Climate change has likely become a primary stressor to lobster populations as changes in marine ecosystems alter the availability of its suitable habitat. In September 1999, an unusual combination of high water temperature, low levels of dissolved oxygen and the toxic impacts of ammonia and sulfides in western Long Island Sound led to a massive die-off of lobsters, which effectively eliminated the $40 million lobster industry in the region. Record warm temperatures in the Gulf of Maine during 2012 did not result in population collapse, but contributed to early inshore migration and molting (Fig 1). The unusually high landings of newly recruited soft-shell lobsters in an early season overwhelmed the processing capacity and contributed to a 17 % price drop, resulting in a decline in total value of the fishery.
The water temperature in many parts of New England coastal waters has increased over the last 40 years. The 31-year time series recorded at inshore (20m depth) eastern Long Island Sound show a significant warming trend of 0.04 degrees/year. A 49-year time series for surface waters from Narragansett Bay and Rhode Island Sound show a greater warming trend at 0.05 degrees/year. The total number of days in late summer when the mean bottom water temperature remains above 20°C (68°F) has increased substantially. These warming trends were also observed in MA, including Woods Hole sea surface temperatures and bottom water temperatures from upper Buzzards Bay, as well as in eastern Long Island Sound. Warmer temperatures are likely to cause lobsters to move toward higher latitudes, deeper water or to areas cooled by tidal mixing.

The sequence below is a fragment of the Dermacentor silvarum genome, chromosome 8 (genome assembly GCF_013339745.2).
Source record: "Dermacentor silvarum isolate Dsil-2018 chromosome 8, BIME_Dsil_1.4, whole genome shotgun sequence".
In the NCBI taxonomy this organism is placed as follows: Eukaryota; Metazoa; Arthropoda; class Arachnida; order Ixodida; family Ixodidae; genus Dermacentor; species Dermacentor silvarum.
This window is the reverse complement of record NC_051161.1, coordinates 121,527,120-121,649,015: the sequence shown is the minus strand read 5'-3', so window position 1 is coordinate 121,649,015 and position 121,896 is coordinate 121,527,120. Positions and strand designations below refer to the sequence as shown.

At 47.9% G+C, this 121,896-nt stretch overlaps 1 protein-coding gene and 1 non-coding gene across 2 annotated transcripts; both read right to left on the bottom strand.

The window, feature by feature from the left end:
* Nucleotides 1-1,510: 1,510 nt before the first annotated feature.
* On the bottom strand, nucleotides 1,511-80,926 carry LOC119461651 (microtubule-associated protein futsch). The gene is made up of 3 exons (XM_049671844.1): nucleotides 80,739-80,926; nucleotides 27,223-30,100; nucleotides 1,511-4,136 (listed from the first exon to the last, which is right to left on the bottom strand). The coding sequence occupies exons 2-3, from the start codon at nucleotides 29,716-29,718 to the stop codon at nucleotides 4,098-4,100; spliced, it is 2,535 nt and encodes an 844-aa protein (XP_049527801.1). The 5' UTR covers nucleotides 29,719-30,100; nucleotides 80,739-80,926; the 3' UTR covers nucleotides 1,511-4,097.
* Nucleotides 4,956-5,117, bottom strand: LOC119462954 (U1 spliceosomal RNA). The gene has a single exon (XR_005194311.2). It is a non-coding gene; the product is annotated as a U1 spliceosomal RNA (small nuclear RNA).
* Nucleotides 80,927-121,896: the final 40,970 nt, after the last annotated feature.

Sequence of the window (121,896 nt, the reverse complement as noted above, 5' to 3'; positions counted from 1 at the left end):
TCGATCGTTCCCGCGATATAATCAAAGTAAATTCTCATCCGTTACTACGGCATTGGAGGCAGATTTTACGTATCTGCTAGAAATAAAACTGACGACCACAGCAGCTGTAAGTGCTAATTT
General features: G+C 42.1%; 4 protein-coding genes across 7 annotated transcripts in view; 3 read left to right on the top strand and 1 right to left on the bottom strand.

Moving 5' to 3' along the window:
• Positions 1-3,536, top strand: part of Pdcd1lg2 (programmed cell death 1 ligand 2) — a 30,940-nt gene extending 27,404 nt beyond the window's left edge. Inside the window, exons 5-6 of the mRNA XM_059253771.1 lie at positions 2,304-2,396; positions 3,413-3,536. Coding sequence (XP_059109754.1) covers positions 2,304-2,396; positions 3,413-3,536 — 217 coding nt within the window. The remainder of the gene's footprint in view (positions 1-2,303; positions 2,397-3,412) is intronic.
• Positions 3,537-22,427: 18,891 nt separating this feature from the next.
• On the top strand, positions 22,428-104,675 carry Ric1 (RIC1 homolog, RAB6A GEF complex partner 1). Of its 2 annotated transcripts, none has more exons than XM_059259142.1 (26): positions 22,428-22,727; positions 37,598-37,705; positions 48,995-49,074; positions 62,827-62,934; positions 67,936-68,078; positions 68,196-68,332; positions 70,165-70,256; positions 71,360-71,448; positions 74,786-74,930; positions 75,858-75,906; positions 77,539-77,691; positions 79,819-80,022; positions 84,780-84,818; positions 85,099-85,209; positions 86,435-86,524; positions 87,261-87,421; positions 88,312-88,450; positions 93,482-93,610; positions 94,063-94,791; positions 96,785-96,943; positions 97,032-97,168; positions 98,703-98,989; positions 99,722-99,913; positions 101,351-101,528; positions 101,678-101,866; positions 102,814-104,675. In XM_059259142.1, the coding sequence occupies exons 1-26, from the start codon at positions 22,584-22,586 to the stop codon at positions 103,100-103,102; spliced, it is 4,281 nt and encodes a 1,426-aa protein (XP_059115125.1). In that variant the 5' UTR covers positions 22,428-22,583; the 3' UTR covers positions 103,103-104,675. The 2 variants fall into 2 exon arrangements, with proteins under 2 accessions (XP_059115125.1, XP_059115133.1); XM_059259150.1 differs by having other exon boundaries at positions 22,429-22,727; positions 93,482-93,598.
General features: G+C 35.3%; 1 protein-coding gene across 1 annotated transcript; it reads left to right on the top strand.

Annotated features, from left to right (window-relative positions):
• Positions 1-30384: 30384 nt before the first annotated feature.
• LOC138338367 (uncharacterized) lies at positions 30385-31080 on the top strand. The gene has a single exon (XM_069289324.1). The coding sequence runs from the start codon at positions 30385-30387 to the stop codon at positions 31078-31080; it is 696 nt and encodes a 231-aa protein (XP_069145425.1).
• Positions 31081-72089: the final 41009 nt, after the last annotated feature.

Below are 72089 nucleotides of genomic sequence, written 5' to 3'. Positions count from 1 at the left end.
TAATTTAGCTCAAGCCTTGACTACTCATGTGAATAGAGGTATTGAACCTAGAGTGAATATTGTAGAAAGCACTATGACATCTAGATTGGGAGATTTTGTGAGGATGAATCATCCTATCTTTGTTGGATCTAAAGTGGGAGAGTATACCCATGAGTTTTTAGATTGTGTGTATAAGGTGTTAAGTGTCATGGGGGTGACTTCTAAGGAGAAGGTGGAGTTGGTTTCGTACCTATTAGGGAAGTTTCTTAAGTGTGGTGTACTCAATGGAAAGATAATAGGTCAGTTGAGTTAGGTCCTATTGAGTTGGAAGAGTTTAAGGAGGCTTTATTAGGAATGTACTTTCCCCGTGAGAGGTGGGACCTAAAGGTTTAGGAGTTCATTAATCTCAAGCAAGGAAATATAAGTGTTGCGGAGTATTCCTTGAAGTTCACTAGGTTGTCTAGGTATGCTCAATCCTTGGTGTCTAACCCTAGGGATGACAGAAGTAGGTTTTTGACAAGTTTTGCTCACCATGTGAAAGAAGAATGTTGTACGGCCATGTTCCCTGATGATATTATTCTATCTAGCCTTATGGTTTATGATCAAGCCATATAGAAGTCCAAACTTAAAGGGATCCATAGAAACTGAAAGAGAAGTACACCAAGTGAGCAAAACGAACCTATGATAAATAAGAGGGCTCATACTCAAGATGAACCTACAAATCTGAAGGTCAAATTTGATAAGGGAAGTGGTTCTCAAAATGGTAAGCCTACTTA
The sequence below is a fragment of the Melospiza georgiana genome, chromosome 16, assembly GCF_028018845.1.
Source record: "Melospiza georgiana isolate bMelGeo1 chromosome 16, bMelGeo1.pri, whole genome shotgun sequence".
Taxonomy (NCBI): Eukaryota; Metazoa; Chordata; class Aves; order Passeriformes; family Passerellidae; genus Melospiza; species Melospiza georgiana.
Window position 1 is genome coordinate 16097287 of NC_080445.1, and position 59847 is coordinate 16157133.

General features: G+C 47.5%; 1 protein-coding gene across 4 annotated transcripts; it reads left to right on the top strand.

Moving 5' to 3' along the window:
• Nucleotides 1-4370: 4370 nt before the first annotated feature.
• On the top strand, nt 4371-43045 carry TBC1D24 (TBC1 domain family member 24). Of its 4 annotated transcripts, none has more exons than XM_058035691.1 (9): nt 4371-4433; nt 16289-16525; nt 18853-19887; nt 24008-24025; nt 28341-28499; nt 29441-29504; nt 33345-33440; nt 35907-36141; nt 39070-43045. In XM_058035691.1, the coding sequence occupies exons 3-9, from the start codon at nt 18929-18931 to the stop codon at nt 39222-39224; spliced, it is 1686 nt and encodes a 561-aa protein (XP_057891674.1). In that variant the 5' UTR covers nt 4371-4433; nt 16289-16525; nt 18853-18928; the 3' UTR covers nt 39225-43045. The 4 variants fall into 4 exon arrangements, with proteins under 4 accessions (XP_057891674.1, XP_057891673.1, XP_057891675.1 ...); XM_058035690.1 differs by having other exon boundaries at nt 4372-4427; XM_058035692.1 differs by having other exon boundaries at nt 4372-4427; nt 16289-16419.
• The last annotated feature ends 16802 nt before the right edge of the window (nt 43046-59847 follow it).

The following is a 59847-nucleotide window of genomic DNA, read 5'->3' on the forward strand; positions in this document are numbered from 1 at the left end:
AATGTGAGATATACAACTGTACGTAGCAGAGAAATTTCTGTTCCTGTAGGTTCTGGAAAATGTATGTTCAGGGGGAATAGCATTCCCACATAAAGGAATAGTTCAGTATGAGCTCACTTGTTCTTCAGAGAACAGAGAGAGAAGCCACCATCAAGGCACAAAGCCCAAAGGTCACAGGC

Furthermore, increases in water temperature have been tied to an expansion of shell disease, which has destroyed the population south of Cape Cod and become a new threat to the lobster fishery since first being documented in the mid-1990’s. The prevalence of shell disease is positively correlated to the number of days with water temperature above 20°C (68°F). As ocean temperatures have warmed, the disease has spread northward throughout the coastal waters of New England, which may affect the lobsters in the Gulf of Maine. These incidents in Southern New England and their relationship to lobsters in the Gulf of Maine demonstrate the importance of including habitat information in fisheries management.